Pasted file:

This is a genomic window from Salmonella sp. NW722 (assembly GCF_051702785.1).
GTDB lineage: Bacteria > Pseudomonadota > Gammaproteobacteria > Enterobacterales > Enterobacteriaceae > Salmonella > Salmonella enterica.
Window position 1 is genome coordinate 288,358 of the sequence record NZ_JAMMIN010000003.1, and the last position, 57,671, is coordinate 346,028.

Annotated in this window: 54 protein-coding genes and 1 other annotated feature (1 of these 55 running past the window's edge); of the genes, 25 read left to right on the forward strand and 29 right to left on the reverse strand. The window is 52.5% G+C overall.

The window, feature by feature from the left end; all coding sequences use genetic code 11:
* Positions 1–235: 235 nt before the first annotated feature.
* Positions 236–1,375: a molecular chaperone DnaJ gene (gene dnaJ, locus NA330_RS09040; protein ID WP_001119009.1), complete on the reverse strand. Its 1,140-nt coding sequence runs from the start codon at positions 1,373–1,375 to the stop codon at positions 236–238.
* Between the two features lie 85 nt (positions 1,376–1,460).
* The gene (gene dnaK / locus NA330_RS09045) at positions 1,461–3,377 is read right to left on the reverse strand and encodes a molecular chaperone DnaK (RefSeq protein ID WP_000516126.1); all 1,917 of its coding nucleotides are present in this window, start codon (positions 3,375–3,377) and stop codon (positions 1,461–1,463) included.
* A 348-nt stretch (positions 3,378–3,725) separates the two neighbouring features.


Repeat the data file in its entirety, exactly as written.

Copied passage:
This is a genomic window from Salmonella sp. NW722 (assembly GCF_051702785.1).
GTDB lineage: Bacteria > Pseudomonadota > Gammaproteobacteria > Enterobacterales > Enterobacteriaceae > Salmonella > Salmonella enterica.
Window position 1 is genome coordinate 288,358 of the sequence record NZ_JAMMIN010000003.1, and the last position, 57,671, is coordinate 346,028.

Annotated in this window: 54 protein-coding genes and 1 other annotated feature (1 of these 55 running past the window's edge); of the genes, 25 read left to right on the forward strand and 29 right to left on the reverse strand. The window is 52.5% G+C overall.

The window, feature by feature from the left end; all coding sequences use genetic code 11:
* Positions 1–235: 235 nt before the first annotated feature.
* Positions 236–1,375: a molecular chaperone DnaJ gene (gene dnaJ, locus NA330_RS09040; protein ID WP_001119009.1), complete on the reverse strand. Its 1,140-nt coding sequence runs from the start codon at positions 1,373–1,375 to the stop codon at positions 236–238.
* Between the two features lie 85 nt (positions 1,376–1,460).
* The gene (gene dnaK / locus NA330_RS09045) at positions 1,461–3,377 is read right to left on the reverse strand and encodes a molecular chaperone DnaK (RefSeq protein ID WP_000516126.1); all 1,917 of its coding nucleotides are present in this window, start codon (positions 3,375–3,377) and stop codon (positions 1,461–1,463) included.
* A 348-nt stretch (positions 3,378–3,725) separates the two neighbouring features.